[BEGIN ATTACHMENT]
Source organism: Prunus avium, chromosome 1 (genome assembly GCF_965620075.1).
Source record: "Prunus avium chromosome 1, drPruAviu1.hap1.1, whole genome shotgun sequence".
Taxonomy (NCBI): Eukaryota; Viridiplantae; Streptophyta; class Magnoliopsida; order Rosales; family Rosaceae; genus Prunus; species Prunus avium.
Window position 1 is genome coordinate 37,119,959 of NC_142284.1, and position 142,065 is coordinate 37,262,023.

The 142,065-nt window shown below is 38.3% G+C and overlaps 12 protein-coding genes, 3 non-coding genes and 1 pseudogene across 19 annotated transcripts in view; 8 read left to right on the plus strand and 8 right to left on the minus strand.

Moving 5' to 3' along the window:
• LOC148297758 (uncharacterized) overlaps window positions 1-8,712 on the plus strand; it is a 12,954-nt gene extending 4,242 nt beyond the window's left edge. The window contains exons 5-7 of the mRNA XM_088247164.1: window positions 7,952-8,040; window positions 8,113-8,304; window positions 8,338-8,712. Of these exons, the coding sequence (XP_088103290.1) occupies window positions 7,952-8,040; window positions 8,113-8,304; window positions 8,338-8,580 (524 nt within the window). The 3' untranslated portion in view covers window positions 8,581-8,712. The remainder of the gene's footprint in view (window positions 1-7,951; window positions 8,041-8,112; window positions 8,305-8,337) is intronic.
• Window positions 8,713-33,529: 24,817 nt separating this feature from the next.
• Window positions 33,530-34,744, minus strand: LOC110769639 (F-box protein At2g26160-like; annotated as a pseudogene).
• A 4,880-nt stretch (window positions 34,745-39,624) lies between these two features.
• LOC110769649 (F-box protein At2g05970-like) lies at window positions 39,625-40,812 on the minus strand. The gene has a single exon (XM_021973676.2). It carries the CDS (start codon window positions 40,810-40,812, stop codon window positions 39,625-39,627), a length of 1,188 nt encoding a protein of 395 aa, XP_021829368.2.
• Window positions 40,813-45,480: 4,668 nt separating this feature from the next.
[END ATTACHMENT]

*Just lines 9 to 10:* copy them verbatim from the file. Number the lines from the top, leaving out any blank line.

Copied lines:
• Window positions 33,530-34,744, minus strand: LOC110769639 (F-box protein At2g26160-like; annotated as a pseudogene).
• A 4,880-nt stretch (window positions 34,745-39,624) lies between these two features.